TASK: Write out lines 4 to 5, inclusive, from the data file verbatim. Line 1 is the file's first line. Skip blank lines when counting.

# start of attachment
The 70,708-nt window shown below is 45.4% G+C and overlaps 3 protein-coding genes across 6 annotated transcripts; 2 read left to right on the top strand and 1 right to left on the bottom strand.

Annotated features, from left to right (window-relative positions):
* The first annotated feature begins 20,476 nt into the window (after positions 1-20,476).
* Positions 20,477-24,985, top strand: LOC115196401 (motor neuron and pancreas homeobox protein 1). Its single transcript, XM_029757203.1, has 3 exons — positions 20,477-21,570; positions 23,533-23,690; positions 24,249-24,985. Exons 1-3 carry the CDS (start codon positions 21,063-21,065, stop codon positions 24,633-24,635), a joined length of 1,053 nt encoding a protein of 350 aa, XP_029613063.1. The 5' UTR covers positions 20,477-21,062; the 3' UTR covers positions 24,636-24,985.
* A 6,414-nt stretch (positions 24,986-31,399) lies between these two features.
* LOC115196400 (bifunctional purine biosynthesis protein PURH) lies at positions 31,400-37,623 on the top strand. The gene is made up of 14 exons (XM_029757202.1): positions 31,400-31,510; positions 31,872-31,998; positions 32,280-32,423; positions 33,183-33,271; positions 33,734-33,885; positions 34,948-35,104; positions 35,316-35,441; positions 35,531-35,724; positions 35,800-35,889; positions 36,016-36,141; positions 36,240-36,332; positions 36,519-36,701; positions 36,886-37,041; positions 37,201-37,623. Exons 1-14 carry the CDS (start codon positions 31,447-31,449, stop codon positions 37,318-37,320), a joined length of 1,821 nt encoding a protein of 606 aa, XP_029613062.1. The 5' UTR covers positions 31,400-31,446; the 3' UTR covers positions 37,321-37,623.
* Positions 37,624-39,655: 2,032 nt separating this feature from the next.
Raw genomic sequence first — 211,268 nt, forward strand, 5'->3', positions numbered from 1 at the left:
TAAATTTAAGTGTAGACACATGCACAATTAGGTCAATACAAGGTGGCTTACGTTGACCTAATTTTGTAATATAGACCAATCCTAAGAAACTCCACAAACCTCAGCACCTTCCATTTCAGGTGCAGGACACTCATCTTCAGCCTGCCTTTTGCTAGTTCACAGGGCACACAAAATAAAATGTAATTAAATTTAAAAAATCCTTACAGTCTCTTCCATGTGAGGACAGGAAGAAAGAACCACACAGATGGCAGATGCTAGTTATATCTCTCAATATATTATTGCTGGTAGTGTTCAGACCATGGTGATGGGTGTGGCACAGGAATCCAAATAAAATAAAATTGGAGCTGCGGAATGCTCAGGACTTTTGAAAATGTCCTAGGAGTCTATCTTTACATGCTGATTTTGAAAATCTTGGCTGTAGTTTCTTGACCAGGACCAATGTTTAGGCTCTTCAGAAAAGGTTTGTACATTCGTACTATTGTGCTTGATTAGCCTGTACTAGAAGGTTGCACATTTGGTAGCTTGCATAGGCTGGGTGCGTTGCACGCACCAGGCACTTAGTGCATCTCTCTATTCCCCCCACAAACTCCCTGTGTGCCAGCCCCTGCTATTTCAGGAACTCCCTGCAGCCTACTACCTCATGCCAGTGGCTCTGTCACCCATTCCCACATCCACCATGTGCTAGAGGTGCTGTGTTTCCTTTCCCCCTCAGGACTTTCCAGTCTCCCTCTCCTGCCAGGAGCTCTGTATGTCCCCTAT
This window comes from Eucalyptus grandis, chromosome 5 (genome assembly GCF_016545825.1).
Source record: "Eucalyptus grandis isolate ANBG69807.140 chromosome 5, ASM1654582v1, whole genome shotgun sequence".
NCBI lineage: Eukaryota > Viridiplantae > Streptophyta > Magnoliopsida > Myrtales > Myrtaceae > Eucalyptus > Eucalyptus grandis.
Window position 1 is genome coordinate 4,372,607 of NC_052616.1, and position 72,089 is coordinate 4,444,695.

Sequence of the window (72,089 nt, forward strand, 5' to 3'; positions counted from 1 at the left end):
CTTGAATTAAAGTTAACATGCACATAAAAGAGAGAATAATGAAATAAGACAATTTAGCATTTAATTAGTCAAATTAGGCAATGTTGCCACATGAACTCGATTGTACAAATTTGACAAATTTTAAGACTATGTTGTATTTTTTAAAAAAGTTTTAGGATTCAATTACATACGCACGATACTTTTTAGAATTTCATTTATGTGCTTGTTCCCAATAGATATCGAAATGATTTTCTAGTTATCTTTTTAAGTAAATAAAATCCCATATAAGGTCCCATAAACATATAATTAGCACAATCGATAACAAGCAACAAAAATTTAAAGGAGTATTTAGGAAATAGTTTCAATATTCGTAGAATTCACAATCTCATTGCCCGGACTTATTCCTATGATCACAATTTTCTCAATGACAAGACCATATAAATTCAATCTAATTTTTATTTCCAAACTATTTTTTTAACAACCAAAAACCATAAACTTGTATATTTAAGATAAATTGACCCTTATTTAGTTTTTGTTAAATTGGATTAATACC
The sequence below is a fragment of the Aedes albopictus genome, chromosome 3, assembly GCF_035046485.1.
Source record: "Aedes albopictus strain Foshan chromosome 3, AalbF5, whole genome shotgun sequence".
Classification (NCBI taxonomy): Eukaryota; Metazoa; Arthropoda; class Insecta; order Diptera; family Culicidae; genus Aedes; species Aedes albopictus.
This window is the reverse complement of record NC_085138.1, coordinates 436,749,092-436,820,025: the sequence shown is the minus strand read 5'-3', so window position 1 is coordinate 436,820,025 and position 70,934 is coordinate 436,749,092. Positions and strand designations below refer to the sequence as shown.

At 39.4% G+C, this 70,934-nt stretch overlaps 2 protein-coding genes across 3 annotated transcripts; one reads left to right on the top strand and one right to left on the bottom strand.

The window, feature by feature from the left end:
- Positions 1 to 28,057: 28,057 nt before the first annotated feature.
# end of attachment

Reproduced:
* Positions 20,477-24,985, top strand: LOC115196401 (motor neuron and pancreas homeobox protein 1). Its single transcript, XM_029757203.1, has 3 exons — positions 20,477-21,570; positions 23,533-23,690; positions 24,249-24,985. Exons 1-3 carry the CDS (start codon positions 21,063-21,065, stop codon positions 24,633-24,635), a joined length of 1,053 nt encoding a protein of 350 aa, XP_029613063.1. The 5' UTR covers positions 20,477-21,062; the 3' UTR covers positions 24,636-24,985.
* A 6,414-nt stretch (positions 24,986-31,399) lies between these two features.